12. 12. Daryl Gregory

    Hi Jennifer –

    Libel is when you something untrue that is damaging to their career.

    What Emily is talking about is whether under California law you can use a celebrity’s name or image in a work. For a work of art, you’re allowed to use the celebrity’s name. If it’s non-fiction, you can’t use the celebrity’s image or name to make money — for example, using Fred Astaire’s image without permission to sell vacuum cleaners.

  13. 13. Lesleigh

    Okay then I have a question.

    My boyfriend’s brother has been publishing online comics about his childhood. However, he isn’t actually depicting himself but my boyfrien’ds sister, mother, nan, and my boyfriend.

    He’s writing about rather humiliating and embarrassing information (I won’t post any details since its rather private) and didn’t ask permission to even depict my boyfriend in these online comics. It is very obvious who the characters are. Ie: the name Clark instead of Mark, the name rollins instead of collins, the drawing of their house and furniture layout are all the same. He even included a photo of himself, my bf and his sister IN the comic itself from when they were kids.

    Is this even legal and if my boyfriend asks him to stop drawing him in the cartoons, is he obligated legally to stop?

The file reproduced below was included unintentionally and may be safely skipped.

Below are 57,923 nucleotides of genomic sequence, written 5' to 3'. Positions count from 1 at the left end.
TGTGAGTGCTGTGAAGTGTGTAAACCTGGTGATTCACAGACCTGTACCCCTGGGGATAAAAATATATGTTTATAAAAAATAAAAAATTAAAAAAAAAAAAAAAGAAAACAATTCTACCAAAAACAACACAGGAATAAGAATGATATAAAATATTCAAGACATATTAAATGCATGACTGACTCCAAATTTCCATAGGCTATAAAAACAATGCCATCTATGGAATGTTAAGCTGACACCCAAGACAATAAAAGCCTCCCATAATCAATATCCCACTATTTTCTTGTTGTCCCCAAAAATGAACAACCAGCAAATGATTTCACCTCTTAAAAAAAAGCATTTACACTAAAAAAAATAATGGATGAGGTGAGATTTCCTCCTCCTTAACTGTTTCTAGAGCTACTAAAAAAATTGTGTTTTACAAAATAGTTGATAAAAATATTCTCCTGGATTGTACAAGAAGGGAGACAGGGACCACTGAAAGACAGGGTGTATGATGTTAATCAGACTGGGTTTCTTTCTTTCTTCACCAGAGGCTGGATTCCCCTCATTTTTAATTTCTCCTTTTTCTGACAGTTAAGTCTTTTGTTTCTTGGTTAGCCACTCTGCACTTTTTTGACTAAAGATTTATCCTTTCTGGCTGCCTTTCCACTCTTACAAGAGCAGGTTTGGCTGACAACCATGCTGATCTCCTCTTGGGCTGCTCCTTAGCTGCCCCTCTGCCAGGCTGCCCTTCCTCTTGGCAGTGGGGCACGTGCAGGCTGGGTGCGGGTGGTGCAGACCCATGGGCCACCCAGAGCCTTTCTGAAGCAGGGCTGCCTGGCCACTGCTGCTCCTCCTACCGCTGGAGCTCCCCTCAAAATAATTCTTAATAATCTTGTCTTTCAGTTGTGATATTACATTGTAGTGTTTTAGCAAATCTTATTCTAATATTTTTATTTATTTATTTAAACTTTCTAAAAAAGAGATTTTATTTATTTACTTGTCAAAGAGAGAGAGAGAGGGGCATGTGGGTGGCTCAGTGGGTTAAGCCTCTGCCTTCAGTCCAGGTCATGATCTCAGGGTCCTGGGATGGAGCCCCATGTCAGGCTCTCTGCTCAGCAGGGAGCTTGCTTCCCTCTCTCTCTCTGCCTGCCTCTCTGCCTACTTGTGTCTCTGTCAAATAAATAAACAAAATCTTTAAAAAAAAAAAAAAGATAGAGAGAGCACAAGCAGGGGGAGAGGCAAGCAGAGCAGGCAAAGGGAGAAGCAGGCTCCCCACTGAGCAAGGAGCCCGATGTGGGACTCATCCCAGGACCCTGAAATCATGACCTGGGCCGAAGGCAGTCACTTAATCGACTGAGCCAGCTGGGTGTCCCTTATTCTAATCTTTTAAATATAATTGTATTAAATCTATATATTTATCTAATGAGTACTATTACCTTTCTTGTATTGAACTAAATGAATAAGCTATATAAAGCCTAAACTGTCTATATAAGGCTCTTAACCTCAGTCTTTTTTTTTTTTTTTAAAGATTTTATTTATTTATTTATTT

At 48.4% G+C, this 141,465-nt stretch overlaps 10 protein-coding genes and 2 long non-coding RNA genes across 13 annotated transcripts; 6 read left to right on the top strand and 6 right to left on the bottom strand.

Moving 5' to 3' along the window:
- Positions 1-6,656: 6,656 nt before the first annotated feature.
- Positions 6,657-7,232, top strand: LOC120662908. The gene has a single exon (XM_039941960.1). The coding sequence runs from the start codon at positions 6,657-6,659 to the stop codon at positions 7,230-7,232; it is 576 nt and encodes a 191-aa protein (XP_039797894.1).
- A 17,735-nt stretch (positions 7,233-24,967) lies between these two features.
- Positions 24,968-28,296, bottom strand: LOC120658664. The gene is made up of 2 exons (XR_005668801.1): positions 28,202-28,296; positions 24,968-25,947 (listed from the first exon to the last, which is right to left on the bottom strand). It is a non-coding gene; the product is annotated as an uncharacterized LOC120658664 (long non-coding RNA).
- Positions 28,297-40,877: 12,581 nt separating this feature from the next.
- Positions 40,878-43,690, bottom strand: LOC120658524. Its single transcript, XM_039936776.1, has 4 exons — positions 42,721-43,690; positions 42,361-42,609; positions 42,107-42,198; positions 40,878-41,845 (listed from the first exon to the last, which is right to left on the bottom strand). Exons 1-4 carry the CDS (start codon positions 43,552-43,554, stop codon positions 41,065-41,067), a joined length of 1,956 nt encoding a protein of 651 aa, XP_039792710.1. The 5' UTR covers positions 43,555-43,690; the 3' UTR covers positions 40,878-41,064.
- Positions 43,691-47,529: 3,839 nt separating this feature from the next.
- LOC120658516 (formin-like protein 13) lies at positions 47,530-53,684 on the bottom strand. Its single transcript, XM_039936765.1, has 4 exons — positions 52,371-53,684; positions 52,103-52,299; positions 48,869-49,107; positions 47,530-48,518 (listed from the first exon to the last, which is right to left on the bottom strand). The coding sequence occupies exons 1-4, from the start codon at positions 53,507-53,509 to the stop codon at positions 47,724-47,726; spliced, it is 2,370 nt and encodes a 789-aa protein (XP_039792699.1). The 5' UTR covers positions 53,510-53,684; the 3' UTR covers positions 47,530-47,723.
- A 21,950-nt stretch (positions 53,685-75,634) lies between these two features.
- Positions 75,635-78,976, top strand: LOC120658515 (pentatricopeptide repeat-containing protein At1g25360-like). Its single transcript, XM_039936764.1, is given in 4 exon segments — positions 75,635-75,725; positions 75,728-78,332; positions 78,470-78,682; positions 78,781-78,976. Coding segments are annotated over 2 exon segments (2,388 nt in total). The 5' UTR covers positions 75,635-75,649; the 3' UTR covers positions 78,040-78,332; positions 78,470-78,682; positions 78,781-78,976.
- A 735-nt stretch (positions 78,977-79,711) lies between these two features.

14. 14. Vince

    Thank you for the information and the suggestion for

    I thought I was going to be in trouble as my novel takes place in actual public settings and two of my main characters were real people whose names I use thoughout the manuscript… but they both have been dead for over a hundred years so I don’t think I will be treading on their privacy rights…. Thanks again, great article.


  1. Real People, Unreal Worlds–Are you Liable to Libel?

Author Information

Daryl Gregory

Daryl's a science fiction writer who lives in State College, PA. Several of his short stories have appeared in "Year's Best" anthologies, and his first novel, PANDEMONIUM, will appearing in Fall 2008 from Del Rey Books. Visit site.